2. Herman J. Schuurman, “Werken is Misdaad” (1924), insert in Els van Daele, De Mokergroep. Hoe de opstandige jeugd in de roerige jaren twintig de libertaire beweging in beroering bracht (Amsterdam: De Dolle Hond, 2008); quoted from English edition, “Work is Crime,” in Els van Daele, “De Moker” Group: The rebellious youth in the Dutch libertarian movement of the roaring twenties (Amsterdam: Roofdruk Edities, 2013), pp. 8-9.
3. Els van Daele was part of a circle of archivist-activists around the IISH in Amsterdam, whose doyen was Arthur Lehning. In Arthur Lehning in 1974 – een homage (Leiden: Brill, 1974), her homage to Lehning immediately precedes Debord’s. Debord admired her postscript of her Dutch translation of Gianfranco Sanguinetti’s Del terrorismo e dello stato (see various 1981 letters in Debord, Correspondance volume 6, janvier 1979-décembre 1987 [Paris: Arthème Fayard, 2006], pp. 105, 113, 121), which was published in French translation in the second volume of the Correspondance of Champ Libre (Paris: Champ Libre, 1981), pp. 118-124. De Dolle Hond used Van Daele’s Dutch translation of Debord’s preface to the fourth edition of The Society of the Spectacle for its edition.
4. Debord claimed the authorship in a 1963 letter to the Cercle de la Librairie (27 June, 1963). See Debord, Correspondance volume 2, septembre 1960–décembre 1964 (Paris: Fayard, 2001), 244–247.
5. Paul Lafargue, Het recht op luiheid. Weerlegging op ‘het recht op arbeid’ van 1848 (1883), trans. Anton Constandse (Amsterdam: De Dolle Hond, 2010).
6. Mladen Stilinović, “The Praise of Laziness”
Stilinović does not reference Lafargue directly, but he does discuss Malevich’s text “Laziness: The Real Truth of Mankind,” which is clearly indebted to Lafargue.
7. Francis Wheen, Karl Marx (London: Fourth Estate, 1999), p. 291.
8. Paul Lafargue, The Right to Be Lazy, chapter IV
9. Lafargue, chapter II
10. Lafargue, chapter II.
11. Lafargue, chapter II.
12. Lafargue, chapter IV.
13. See also Dan Graham, “McLaren’s Children” (1981-88) in Rock My Religion: Writings and Art Projects 1965-1990, ed. Brian Wallis (Cambridge MA/London: MIT Press, 1993), pp. 142-161.
14. See http://www.textezurkunst.de/editionen/andreas-siekmann/
15 Pierre Huyghe, quoted in exhib. cat. Pierre Huyghe (München etc.: Kunstverein München etc., 2000), p. 179.
16 Exhib. cat. Pierre Huyghe, p. 191.
17. Slothism is part of a group of works from 2008 dealing with Futurism, futurity, speed and deceleration, triggered by Visser’s participation in the Manifesta in Trent, where she realized the work Former Futures I, which evoked lost Futurist windows in the former post office.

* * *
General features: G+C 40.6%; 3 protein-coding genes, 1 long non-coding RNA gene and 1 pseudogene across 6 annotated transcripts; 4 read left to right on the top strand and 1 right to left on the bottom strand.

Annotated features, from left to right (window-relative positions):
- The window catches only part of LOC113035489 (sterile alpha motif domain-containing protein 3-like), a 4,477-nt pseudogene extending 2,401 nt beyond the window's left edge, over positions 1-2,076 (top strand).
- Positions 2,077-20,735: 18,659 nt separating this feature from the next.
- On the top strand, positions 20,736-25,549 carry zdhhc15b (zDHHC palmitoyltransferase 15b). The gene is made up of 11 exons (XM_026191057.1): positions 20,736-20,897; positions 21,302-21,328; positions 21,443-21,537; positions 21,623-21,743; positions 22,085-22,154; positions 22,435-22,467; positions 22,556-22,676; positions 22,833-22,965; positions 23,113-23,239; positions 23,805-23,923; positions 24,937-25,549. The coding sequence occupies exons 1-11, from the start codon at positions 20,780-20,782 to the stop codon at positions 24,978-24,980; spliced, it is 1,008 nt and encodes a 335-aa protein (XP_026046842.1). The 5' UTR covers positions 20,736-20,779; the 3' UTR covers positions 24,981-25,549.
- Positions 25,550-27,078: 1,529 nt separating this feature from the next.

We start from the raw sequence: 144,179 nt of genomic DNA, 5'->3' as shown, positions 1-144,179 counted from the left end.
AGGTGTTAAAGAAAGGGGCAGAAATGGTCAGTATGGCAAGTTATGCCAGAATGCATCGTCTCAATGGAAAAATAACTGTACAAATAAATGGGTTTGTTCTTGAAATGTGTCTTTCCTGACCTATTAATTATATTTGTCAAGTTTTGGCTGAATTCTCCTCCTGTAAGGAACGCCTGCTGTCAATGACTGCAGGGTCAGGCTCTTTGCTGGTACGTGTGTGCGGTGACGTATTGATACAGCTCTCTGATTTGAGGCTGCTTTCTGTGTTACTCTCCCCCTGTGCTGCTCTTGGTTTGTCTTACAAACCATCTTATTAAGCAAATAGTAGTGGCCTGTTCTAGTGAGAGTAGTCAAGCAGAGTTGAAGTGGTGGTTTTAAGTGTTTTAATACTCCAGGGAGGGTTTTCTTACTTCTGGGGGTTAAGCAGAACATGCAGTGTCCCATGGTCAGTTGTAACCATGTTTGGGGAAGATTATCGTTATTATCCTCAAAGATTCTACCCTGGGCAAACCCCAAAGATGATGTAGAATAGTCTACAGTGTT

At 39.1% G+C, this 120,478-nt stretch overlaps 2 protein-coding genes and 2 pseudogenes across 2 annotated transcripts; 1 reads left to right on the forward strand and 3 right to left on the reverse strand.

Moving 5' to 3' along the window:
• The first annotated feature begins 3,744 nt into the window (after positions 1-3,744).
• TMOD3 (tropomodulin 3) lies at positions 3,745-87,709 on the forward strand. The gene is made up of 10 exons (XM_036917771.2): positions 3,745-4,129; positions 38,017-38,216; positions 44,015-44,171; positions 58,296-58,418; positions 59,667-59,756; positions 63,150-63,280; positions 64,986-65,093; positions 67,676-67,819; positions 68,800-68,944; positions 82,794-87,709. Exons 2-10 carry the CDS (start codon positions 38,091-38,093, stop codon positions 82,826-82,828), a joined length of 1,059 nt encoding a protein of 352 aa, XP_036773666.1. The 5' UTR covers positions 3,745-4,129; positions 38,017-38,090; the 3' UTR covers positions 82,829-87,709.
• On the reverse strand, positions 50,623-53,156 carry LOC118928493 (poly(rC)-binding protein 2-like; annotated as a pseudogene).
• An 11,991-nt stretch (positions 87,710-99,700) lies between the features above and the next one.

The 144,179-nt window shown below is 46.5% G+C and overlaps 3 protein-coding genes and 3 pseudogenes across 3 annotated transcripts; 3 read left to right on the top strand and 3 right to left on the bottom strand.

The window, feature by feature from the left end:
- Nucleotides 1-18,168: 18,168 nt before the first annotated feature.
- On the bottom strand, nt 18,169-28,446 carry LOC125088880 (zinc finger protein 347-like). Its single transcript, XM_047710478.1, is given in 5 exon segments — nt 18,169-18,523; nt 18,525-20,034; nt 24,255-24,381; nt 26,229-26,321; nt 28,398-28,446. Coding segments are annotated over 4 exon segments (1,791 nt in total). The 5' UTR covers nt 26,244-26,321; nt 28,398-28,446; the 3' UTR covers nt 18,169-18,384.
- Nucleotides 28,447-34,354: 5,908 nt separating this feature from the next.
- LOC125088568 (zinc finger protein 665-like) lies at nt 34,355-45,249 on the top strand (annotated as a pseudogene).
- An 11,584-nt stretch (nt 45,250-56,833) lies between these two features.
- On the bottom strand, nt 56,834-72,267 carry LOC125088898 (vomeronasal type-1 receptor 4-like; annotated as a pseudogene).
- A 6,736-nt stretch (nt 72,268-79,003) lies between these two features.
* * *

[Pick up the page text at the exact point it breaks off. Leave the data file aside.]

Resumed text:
18. Jonathan Crary, 24/7 (London: Verso, 2013), p. 11.
19. Crary, pp. 61-89.
20. Crary, p. 128.
21. Zack Katz, “Boredom Leads to Productivity,” 27 February 2013
22. Thorin Klosowski, “The Holy Trinity of Inactivity: How Boredom, Distraction, and Procrastination Are Vital to Healthy Living,” 19 September 2012
23. Elizabeth S. Goodstein, Experience Without Qualities: Boredom and Modernity (Stanford: Stanford University Press, 2005), p. 3.
24. Raoul Vaneigem, The Revolution of Everyday Life (1967), introduction
25. Dick Higgins, “Boredom and Danger” (1966), in: foew&ombwhnw (New York etc.: Something Else Press, 1969), p. 105
26. George Maciunas, “Some Comments on Structural Film by P. Adams Sitney, (Film Culture no. 47, 1969)” (1969)
27. Franco “Bifo” Berardi, “What Is the Meaning of Autonomy Today” (2003)
28. The expression Kerkerwelt is from “The Work of Art in the Age of Mechanical Reproduction” (1936); the concept of Jetztzeit is of course theorized in the “Theses on the Concept of History” (1940).
29. Claire Bishop, Radical Museology or, What’s “Contemporary” in Museums of Contemporary Art? (London: Koenig, 2013), p. 23. See also Giorgio Agamben, ‘What is the Contemporary” in “What Is an Apparatus?” and Other Essays, trans. David Kishik and Stefan Pedatella (Stanford: Stanford University Press, 2009), pp. 39-54.
30. Georges Didi-Huberman, Survivance des lucioles (Paris: Minuit, 2009), p. 87.
31. Didi-Huberman, Survivance des lucioles, pp. 81-91.
32. Giorgio Agamben, The Coming Community, trans. Michael Hardt (Minneapolis/London: university of Minnesota Press, 1993), pp. 35-37. See also Giorgio Agamben, Bartleby oder die Kontingenz, gefolgt von Die absolute Immanenz, trans. Maria Zinfert and Andreas Hiepko (Berlin: Merve, 1998), pp. 7-75.
33. Byung-Chul Han, Müdigkeitsgesellschaft (Berlin: Mattes & Seitz, 2010), p. 51.
34. Decca Aitkenhead, “Peter Higgs: I wouldn’t be productive enough for today’s academic system,” in The Guardian, 6 December 2013
35. One example worth discussing in this context—but it will have to wait for another occasion—is Jonas Staal’s collaboration with the refugee group We Are Here in the context of his New World Academy.